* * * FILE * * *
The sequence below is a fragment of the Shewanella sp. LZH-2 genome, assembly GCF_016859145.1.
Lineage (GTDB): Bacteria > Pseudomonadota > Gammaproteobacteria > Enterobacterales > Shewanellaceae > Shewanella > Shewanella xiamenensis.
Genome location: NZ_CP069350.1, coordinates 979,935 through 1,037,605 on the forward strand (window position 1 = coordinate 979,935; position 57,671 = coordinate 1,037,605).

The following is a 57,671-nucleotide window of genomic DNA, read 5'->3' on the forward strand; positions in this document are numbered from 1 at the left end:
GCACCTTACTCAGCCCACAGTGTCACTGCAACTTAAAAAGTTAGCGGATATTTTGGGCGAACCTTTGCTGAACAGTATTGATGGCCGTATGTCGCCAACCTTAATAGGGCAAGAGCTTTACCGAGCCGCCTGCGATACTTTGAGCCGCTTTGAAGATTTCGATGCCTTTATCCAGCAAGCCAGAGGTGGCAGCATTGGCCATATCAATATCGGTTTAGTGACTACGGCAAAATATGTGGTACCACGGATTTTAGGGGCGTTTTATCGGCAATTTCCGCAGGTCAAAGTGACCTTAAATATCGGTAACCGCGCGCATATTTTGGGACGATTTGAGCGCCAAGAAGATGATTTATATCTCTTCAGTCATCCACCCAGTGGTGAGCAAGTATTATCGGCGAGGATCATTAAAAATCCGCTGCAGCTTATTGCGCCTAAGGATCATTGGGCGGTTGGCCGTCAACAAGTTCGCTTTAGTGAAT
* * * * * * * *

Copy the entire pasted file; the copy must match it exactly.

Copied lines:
The sequence below is a fragment of the Shewanella sp. LZH-2 genome, assembly GCF_016859145.1.
Lineage (GTDB): Bacteria > Pseudomonadota > Gammaproteobacteria > Enterobacterales > Shewanellaceae > Shewanella > Shewanella xiamenensis.
Genome location: NZ_CP069350.1, coordinates 979,935 through 1,037,605 on the forward strand (window position 1 = coordinate 979,935; position 57,671 = coordinate 1,037,605).

The following is a 57,671-nucleotide window of genomic DNA, read 5'->3' on the forward strand; positions in this document are numbered from 1 at the left end:
GCACCTTACTCAGCCCACAGTGTCACTGCAACTTAAAAAGTTAGCGGATATTTTGGGCGAACCTTTGCTGAACAGTATTGATGGCCGTATGTCGCCAACCTTAATAGGGCAAGAGCTTTACCGAGCCGCCTGCGATACTTTGAGCCGCTTTGAAGATTTCGATGCCTTTATCCAGCAAGCCAGAGGTGGCAGCATTGGCCATATCAATATCGGTTTAGTGACTACGGCAAAATATGTGGTACCACGGATTTTAGGGGCGTTTTATCGGCAATTTCCGCAGGTCAAAGTGACCTTAAATATCGGTAACCGCGCGCATATTTTGGGACGATTTGAGCGCCAAGAAGATGATTTATATCTCTTCAGTCATCCACCCAGTGGTGAGCAAGTATTATCGGCGAGGATCATTAAAAATCCGCTGCAGCTTATTGCGCCTAAGGATCATTGGGCGGTTGGCCGTCAACAAGTTCGCTTTAGTGAAT